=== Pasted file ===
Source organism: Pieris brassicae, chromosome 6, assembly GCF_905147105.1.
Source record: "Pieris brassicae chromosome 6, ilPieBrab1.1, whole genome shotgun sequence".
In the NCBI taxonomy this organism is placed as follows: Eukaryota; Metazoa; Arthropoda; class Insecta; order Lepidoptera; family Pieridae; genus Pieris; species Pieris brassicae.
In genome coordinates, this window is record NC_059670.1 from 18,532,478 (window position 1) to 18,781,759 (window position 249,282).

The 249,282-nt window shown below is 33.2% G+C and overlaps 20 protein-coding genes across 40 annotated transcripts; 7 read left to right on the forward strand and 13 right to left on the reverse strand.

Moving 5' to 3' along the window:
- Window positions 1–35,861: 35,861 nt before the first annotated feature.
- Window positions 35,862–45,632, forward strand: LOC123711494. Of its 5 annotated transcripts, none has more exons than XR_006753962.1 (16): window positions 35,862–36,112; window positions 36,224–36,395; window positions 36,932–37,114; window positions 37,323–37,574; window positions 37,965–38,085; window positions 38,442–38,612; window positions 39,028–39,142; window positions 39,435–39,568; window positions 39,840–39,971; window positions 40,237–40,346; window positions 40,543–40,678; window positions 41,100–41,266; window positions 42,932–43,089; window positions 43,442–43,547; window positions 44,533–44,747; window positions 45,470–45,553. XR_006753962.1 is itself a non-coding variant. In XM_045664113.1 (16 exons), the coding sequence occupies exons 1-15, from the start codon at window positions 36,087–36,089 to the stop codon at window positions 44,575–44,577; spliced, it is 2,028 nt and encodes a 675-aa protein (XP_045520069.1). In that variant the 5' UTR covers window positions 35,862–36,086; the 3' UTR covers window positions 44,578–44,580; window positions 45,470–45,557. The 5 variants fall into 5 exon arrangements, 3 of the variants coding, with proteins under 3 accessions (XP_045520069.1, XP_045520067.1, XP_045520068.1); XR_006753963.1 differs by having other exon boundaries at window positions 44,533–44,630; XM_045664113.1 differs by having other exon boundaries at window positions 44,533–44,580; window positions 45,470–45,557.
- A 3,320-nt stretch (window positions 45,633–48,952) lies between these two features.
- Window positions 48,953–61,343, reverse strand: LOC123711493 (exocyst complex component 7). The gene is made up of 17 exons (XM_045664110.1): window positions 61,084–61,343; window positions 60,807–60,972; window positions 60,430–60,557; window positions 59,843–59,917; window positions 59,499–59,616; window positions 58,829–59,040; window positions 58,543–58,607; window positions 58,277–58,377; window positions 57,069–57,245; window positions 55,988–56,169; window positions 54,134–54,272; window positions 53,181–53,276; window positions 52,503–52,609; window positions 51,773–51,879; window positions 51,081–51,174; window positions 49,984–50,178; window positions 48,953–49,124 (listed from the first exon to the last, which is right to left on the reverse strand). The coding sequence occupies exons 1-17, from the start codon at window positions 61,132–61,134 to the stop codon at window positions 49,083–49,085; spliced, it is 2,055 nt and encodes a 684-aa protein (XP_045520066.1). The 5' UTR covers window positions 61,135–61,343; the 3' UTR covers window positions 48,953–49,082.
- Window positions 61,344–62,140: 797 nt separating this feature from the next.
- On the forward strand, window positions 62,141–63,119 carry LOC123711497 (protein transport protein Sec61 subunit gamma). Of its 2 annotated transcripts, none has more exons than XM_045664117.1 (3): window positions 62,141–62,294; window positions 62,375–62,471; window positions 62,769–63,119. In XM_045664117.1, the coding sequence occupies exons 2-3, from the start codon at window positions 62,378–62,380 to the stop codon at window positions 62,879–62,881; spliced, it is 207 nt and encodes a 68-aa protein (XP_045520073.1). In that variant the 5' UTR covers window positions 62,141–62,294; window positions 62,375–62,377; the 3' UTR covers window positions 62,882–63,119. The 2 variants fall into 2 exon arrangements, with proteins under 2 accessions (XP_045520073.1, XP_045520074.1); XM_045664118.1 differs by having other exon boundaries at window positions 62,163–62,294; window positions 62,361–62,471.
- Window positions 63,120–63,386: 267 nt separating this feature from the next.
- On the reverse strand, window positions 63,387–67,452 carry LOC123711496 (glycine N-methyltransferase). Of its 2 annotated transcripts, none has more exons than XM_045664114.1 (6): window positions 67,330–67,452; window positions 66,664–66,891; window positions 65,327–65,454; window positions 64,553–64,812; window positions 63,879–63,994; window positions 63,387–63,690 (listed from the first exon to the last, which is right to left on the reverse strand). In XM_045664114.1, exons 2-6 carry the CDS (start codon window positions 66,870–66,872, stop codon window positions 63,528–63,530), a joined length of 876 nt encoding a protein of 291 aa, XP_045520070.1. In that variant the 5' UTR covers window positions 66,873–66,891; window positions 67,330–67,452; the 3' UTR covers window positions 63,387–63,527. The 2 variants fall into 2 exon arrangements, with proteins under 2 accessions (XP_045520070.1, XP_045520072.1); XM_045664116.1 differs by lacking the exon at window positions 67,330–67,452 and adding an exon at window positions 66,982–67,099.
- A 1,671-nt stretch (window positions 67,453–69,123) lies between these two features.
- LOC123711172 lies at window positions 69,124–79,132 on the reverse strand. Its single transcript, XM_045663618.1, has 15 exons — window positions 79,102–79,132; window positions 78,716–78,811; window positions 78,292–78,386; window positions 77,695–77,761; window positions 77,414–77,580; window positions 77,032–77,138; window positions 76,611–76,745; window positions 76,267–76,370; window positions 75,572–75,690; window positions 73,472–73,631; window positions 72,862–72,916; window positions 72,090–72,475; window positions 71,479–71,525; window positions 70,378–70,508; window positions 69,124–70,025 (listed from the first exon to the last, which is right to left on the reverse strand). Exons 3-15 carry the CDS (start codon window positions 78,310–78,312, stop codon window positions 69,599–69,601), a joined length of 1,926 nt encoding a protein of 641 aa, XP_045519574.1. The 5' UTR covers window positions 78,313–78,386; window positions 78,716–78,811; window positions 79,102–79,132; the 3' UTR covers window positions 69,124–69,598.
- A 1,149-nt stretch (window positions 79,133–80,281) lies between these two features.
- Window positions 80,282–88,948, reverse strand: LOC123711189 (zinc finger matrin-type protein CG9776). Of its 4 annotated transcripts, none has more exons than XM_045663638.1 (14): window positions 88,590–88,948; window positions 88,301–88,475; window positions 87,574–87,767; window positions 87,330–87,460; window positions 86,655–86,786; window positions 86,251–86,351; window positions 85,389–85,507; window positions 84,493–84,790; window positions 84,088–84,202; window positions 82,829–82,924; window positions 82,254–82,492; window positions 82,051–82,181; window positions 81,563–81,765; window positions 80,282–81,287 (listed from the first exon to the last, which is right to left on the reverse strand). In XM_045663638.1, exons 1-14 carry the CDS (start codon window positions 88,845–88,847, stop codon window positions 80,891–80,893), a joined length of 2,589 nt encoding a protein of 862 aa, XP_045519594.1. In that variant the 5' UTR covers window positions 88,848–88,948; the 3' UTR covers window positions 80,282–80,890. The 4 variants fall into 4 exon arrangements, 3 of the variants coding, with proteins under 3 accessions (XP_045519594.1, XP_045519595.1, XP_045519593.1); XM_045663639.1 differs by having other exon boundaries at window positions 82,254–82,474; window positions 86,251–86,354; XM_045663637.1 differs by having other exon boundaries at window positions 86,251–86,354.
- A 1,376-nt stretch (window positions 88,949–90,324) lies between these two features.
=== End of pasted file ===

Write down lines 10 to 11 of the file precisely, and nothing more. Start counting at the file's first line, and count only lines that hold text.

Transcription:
- Window positions 48,953–61,343, reverse strand: LOC123711493 (exocyst complex component 7). The gene is made up of 17 exons (XM_045664110.1): window positions 61,084–61,343; window positions 60,807–60,972; window positions 60,430–60,557; window positions 59,843–59,917; window positions 59,499–59,616; window positions 58,829–59,040; window positions 58,543–58,607; window positions 58,277–58,377; window positions 57,069–57,245; window positions 55,988–56,169; window positions 54,134–54,272; window positions 53,181–53,276; window positions 52,503–52,609; window positions 51,773–51,879; window positions 51,081–51,174; window positions 49,984–50,178; window positions 48,953–49,124 (listed from the first exon to the last, which is right to left on the reverse strand). The coding sequence occupies exons 1-17, from the start codon at window positions 61,132–61,134 to the stop codon at window positions 49,083–49,085; spliced, it is 2,055 nt and encodes a 684-aa protein (XP_045520066.1). The 5' UTR covers window positions 61,135–61,343; the 3' UTR covers window positions 48,953–49,082.
- Window positions 61,344–62,140: 797 nt separating this feature from the next.